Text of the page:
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So you have learnt all about Speaker Conolly and his little Hellfire club getaway. After Conolly’s death in 1929 the hunting lodge left the family and only then gained it colourful past. However while all the shenanigans where at play on Montpelier Hill, the Widow Conolly was busy in Country Kildare chiselling the Conolly name into Irish architectural folklore.
Katherine Conolly was not about to retire to the shadows to live off her pension after the death of her charismatic husband. Her father was none other than Sir Albert Conyngham. He was a war hero from the Williamite War in Ireland, between Jacobites (supporters of Catholic King James II) and Williamites (supporters of Protestant Prince William of Orange). Think Battle of the Boyne and you are in the ball park.
Upon her husband’s death, Katherine did what any good enterprising entrepreneur would do when a gambling ban followed in the 1730’s. She created an underground gambling den in her stately home. Katherine was ambitious though and the blackjack and dice soon expanded into full blown horse and carriage races on the estate grounds. She was in her 70’s at this point. The fast living however took its toil but right to the end she was considered a great host until she passed on in 1752 at the age of 90. To this day she still regarded as Ireland’s coolest granny.
Having the craic was only a part of Katherine’s legacy. Vision, social entrepreneurship and philanthropy are expressions that resonate with the name Katherine Conolly. The winter of 1739 and 1740 were harsh, way harsh. Famine took hold and the 78 year old Katherine took a wander up the road to the Carton estate. The very German architect Richard Cassels, Richard Castle when he was on these islands (From Kassel in Germany, this lad designed the Rotunda Hospital, Carton House, Russborough House, Powerscourt House, Leinster House and more….so yes basically Ireland).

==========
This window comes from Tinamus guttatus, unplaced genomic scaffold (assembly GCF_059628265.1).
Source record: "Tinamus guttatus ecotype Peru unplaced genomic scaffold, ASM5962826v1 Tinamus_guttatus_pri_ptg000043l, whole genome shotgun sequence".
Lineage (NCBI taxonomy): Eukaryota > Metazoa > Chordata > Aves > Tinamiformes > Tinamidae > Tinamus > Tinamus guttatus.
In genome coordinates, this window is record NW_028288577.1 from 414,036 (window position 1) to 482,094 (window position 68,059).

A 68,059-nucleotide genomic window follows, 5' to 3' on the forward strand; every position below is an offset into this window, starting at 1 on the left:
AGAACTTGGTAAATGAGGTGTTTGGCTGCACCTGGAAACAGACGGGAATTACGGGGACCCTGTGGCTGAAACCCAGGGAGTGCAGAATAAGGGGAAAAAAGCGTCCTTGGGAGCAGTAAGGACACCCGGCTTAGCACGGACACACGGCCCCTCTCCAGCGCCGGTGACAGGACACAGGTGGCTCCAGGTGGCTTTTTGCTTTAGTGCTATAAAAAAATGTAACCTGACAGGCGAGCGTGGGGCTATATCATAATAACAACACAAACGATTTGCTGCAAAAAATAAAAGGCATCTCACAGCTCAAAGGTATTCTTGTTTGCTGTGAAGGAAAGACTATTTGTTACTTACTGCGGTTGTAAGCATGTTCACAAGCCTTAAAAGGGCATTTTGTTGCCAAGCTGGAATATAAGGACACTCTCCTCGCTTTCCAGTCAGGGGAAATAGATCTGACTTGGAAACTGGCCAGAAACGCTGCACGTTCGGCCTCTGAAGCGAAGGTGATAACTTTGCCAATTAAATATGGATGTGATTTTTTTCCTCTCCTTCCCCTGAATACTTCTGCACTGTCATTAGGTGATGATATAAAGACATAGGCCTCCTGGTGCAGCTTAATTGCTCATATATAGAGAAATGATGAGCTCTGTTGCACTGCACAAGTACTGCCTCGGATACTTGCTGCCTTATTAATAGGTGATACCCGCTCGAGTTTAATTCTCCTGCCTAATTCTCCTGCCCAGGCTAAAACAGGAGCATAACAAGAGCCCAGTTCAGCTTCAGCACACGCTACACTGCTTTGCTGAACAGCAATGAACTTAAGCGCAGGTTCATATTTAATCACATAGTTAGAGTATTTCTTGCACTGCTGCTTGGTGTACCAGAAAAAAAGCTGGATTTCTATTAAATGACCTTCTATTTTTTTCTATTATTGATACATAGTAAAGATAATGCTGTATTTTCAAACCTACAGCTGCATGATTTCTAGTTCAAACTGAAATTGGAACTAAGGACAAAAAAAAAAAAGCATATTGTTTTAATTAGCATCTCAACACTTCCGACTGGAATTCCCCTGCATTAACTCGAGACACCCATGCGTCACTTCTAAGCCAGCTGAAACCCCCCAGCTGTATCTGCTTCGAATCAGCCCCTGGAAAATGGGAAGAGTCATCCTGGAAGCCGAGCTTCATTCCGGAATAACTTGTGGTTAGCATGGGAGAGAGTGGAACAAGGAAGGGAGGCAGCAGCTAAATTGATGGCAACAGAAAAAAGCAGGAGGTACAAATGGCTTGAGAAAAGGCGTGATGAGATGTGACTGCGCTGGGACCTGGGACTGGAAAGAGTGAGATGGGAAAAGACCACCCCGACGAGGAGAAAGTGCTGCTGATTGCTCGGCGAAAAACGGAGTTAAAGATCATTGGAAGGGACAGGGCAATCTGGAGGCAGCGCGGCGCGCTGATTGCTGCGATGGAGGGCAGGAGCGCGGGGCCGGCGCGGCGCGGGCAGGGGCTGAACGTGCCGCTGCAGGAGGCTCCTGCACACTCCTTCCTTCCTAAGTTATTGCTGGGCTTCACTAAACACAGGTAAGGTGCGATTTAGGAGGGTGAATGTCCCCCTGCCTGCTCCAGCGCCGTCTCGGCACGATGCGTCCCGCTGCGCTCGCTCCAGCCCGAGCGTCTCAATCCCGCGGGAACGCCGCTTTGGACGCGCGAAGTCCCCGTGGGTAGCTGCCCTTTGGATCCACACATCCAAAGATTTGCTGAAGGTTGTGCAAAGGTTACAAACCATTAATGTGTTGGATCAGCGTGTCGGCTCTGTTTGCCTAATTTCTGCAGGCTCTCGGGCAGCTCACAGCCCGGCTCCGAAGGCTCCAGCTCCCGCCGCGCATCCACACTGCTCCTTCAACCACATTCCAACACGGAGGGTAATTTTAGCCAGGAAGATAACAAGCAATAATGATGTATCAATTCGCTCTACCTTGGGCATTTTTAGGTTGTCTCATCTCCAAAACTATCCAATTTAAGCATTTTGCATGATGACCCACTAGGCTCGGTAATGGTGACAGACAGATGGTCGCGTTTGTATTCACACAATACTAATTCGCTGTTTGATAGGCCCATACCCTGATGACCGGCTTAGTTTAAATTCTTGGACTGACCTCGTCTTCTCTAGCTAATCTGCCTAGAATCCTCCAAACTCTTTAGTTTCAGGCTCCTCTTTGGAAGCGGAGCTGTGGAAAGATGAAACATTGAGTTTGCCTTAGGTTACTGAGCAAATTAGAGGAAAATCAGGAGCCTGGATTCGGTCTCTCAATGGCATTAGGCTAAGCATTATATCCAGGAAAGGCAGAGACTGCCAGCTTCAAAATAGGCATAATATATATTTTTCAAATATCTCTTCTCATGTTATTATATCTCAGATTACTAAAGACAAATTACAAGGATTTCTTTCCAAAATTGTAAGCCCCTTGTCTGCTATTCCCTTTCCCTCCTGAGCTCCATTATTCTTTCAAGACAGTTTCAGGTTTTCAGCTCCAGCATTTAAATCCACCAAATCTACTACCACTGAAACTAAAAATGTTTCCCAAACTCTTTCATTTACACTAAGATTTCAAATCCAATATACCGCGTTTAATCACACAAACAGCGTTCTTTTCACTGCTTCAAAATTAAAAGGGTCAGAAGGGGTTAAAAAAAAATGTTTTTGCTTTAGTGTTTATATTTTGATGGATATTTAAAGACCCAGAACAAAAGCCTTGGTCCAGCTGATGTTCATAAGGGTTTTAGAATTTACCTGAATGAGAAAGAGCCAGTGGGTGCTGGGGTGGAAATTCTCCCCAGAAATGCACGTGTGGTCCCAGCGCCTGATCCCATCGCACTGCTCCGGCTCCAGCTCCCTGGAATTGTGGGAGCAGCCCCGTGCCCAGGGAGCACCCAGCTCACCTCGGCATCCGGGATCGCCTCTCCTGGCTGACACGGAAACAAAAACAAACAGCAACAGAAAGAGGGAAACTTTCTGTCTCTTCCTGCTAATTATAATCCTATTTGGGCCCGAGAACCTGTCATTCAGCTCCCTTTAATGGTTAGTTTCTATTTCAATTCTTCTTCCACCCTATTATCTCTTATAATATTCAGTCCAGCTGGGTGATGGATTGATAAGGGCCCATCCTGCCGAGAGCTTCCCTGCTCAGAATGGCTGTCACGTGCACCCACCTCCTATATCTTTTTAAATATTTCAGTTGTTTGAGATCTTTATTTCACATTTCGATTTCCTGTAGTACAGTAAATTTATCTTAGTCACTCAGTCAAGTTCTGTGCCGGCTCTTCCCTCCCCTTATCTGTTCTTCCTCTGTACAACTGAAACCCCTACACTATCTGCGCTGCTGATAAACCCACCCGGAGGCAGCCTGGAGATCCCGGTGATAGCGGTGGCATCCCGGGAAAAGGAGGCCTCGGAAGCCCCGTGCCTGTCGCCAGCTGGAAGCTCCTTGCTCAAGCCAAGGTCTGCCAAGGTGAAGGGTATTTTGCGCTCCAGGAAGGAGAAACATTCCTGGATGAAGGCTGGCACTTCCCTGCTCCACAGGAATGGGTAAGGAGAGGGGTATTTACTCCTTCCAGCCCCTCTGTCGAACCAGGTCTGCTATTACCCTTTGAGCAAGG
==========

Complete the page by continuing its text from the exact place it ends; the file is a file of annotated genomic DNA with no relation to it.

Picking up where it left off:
So Richard listened to Katherine’s idea. She had a huge house so no need for an extension or renovations. However she wanted to create some local employment. Richard suggested an obelisk. Big, stone, pointless but will keep people out of trouble. Katherine loved the idea; just stick it on stilts for the craic. So the Conolly’s Folly master plan was born.
So in 1740 work started on this moment to go at the bottom of Katherine’s back garden at Castletown House. She told the neighbours she needed a new gate and don’t mind the banging for a few days. Also it would keep the dog from getting out. They watched aghast as her 42 meter gate rose with the dog pelting through its gaping arches. It is covered in those two inseparable icons of wealth, stone pineapples and eagles, and consists of several arches with a massive obelisk as a cherry on top. This grand design is still there to visit and served its sole purpose of providing employment during the then famine.
While you are there you might want to have a look at Katherine’s other ideas. Yes there is more. Building an odd building is much like getting a tattoo. Some people love it, some hate it, it might affect your reputation but either way you will go back for more. So did our Katherine. She called this one her Wonderful Barn. Again built to create employment and store grain during famine times, this wonderful 22m feature is shaped like a corkscrew with a stairs around the outside. Its funky design does have a practical application as multiple landings allow grain to be poured in at different levels.
So to visit. All three are located in West Dublin close to respective towns but not all together. The Wonderful Barn is closest to Leixlip town, see map below. Its just on the edge of town. Castletown House itself is on the edge of Celbridge while Conolly’s Folly is north from here on the East side of Maynooth. All three towns are accessible by bus and rail from Dublin city centre.
Castletown House Visiting Details are Here: Castletown House